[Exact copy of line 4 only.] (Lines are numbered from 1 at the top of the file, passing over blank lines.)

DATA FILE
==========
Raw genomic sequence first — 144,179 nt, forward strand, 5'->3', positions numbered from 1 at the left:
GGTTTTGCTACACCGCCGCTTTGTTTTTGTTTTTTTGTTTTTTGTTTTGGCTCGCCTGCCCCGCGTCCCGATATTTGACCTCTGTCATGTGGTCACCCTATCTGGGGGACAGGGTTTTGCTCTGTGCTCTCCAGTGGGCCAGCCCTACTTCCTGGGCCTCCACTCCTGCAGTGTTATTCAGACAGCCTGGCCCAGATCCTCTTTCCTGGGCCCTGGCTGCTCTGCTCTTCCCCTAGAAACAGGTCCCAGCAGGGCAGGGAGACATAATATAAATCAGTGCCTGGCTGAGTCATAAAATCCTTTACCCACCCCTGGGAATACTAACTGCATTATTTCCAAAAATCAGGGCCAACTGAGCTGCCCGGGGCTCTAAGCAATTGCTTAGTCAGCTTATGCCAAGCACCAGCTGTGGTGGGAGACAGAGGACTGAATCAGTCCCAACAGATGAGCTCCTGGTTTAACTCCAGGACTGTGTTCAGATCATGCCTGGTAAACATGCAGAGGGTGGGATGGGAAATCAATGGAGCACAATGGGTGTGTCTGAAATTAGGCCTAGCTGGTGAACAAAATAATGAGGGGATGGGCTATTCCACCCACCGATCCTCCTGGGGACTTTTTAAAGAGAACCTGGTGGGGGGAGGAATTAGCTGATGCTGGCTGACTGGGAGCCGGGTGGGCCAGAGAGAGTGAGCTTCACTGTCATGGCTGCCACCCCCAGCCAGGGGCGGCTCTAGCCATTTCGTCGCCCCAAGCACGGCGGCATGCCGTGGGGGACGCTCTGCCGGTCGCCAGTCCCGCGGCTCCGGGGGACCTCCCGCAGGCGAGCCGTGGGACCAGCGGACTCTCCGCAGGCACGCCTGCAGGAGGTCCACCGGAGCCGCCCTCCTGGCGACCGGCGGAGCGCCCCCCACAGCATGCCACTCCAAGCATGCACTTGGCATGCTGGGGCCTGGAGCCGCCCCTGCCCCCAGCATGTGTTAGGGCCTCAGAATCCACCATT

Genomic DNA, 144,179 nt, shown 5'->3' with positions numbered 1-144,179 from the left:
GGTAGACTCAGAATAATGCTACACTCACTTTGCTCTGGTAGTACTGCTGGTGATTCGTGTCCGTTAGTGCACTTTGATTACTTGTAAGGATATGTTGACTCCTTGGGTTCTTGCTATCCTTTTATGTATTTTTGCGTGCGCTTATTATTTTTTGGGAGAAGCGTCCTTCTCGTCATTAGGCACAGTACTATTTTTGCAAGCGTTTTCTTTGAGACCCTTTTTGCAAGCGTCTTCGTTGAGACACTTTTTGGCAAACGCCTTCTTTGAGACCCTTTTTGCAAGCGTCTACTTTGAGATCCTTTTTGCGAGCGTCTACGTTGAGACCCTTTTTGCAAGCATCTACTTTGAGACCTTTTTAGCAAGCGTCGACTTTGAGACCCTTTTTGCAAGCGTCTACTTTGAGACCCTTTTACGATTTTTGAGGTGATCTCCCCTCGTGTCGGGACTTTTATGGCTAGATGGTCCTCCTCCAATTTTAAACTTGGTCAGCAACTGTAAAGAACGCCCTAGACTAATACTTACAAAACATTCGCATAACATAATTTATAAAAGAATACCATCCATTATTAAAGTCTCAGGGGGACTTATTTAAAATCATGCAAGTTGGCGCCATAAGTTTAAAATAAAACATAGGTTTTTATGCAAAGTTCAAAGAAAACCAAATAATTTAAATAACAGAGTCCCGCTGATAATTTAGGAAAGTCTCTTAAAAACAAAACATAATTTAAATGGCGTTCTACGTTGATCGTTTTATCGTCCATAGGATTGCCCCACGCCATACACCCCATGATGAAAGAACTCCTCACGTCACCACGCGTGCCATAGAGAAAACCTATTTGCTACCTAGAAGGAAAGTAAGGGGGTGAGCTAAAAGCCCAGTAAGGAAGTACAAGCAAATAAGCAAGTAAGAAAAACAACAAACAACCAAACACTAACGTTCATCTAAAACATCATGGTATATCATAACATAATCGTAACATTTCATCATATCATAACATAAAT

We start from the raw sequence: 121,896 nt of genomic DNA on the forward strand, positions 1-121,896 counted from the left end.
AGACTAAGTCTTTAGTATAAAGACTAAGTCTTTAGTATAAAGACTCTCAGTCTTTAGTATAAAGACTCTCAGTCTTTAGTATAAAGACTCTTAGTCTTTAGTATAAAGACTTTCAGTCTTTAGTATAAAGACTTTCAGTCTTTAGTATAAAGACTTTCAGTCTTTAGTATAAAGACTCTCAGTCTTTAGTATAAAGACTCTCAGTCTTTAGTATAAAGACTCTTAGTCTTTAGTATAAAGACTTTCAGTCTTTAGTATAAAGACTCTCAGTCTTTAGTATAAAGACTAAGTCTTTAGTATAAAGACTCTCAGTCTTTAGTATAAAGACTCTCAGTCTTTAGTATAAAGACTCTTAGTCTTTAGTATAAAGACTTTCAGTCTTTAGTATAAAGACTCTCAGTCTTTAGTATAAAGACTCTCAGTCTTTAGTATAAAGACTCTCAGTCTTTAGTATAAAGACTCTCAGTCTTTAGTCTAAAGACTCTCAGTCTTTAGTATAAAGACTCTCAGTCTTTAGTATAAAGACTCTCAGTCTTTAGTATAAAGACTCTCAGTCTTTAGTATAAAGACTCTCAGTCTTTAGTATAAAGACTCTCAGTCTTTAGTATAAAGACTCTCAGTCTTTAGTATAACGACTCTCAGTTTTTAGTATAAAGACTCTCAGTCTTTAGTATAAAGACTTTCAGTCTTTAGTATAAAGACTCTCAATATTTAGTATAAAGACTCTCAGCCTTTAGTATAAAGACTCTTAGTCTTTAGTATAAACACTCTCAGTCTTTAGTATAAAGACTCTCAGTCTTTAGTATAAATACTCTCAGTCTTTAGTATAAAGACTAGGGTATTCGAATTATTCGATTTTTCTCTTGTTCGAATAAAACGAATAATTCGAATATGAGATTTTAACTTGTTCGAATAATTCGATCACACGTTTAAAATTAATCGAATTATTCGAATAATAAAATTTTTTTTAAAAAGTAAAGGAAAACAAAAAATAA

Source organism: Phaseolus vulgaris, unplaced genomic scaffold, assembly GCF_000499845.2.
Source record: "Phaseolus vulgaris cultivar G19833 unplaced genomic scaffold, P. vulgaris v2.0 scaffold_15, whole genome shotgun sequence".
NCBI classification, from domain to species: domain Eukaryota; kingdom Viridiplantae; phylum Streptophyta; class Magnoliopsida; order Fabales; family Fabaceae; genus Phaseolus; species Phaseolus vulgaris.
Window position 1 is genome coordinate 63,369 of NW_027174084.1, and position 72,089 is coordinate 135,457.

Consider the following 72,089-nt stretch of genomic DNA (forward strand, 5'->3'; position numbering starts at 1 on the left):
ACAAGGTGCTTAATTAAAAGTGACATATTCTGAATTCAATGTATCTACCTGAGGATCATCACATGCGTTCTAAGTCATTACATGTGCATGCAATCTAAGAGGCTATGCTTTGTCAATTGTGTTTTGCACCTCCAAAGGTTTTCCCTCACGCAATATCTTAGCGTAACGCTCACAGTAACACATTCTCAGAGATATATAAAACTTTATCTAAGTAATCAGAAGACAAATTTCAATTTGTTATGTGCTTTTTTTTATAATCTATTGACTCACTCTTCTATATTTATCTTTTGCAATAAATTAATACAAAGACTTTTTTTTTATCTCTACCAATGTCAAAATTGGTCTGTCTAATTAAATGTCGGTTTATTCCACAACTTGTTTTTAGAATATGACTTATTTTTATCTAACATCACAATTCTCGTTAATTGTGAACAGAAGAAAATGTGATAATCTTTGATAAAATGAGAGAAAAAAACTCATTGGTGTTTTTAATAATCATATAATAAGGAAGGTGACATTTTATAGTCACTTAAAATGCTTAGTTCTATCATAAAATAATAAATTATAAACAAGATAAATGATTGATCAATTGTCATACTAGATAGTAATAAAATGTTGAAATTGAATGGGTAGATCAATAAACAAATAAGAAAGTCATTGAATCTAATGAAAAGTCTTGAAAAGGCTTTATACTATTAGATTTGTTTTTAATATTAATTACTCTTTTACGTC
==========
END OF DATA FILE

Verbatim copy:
GGTAGACTCAGAATAATGCTACACTCACTTTGCTCTGGTAGTACTGCTGGTGATTCGTGTCCGTTAGTGCACTTTGATTACTTGTAAGGATATGTTGACTCCTTGGGTTCTTGCTATCCTTTTATGTATTTTTGCGTGCGCTTATTATTTTTTGGGAGAAGCGTCCTTCTCGTCATTAGGCACAGTACTATTTTTGCAAGCGTTTTCTTTGAGACCCTTTTTGCAAGCGTCTTCGTTGAGACACTTTTTGGCAAACGCCTTCTTTGAGACCCTTTTTGCAAGCGTCTACTTTGAGATCCTTTTTGCGAGCGTCTACGTTGAGACCCTTTTTGCAAGCATCTACTTTGAGACCTTTTTAGCAAGCGTCGACTTTGAGACCCTTTTTGCAAGCGTCTACTTTGAGACCCTTTTACGATTTTTGAGGTGATCTCCCCTCGTGTCGGGACTTTTATGGCTAGATGGTCCTCCTCCAATTTTAAACTTGGTCAGCAACTGTAAAGAACGCCCTAGACTAATACTTACAAAACATTCGCATAACATAATTTATAAAAGAATACCATCCATTATTAAAGTCTCAGGGGGACTTATTTAAAATCATGCAAGTTGGCGCCATAAGTTTAAAATAAAACATAGGTTTTTATGCAAAGTTCAAAGAAAACCAAATAATTTAAATAACAGAGTCCCGCTGATAATTTAGGAAAGTCTCTTAAAAACAAAACATAATTTAAATGGCGTTCTACGTTGATCGTTTTATCGTCCATAGGATTGCCCCACGCCATACACCCCATGATGAAAGAACTCCTCACGTCACCACGCGTGCCATAGAGAAAACCTATTTGCTACCTAGAAGGAAAGTAAGGGGGTGAGCTAAAAGCCCAGTAAGGAAGTACAAGCAAATAAGCAAGTAAGAAAAACAACAAACAACCAAACACTAACGTTCATCTAAAACATCATGGTATATCATAACATAATCGTAACATTTCATCATATCATAACATAAAT